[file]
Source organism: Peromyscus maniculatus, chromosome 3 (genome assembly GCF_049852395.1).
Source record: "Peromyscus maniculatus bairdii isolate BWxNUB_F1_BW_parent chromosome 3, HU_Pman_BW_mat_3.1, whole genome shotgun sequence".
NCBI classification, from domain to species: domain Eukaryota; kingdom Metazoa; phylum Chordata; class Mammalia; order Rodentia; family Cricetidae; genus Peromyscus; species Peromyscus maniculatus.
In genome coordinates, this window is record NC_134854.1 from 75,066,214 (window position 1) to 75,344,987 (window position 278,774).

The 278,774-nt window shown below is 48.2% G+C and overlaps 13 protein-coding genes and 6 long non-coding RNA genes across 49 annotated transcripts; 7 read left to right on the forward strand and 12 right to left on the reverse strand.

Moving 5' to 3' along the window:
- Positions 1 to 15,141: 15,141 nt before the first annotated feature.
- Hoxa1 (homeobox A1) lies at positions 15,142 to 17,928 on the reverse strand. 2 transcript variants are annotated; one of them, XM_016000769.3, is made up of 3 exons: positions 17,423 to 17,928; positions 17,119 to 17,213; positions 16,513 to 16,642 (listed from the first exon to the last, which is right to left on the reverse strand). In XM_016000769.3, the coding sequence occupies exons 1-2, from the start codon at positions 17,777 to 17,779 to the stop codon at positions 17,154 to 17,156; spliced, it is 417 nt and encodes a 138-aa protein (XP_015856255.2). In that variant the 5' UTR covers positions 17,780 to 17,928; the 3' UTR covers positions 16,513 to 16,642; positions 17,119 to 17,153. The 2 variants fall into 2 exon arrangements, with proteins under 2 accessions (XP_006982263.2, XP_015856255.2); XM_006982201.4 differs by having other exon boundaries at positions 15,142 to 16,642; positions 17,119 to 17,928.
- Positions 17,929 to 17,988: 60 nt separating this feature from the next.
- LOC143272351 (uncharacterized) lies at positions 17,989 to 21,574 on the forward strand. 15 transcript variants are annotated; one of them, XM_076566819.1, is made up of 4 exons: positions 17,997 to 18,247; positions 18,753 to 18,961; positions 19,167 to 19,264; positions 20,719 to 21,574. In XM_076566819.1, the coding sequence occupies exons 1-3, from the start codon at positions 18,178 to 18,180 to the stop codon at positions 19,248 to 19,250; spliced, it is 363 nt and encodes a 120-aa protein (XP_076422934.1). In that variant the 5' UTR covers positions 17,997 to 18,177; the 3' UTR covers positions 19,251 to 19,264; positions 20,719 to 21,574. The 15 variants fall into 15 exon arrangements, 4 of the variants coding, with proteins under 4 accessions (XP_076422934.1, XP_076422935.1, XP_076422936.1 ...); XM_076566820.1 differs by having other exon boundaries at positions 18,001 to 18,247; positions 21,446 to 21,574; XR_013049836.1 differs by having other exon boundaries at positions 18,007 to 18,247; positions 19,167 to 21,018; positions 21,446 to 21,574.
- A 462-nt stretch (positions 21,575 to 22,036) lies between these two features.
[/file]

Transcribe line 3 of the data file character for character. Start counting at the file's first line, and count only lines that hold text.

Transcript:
NCBI classification, from domain to species: domain Eukaryota; kingdom Metazoa; phylum Chordata; class Mammalia; order Rodentia; family Cricetidae; genus Peromyscus; species Peromyscus maniculatus.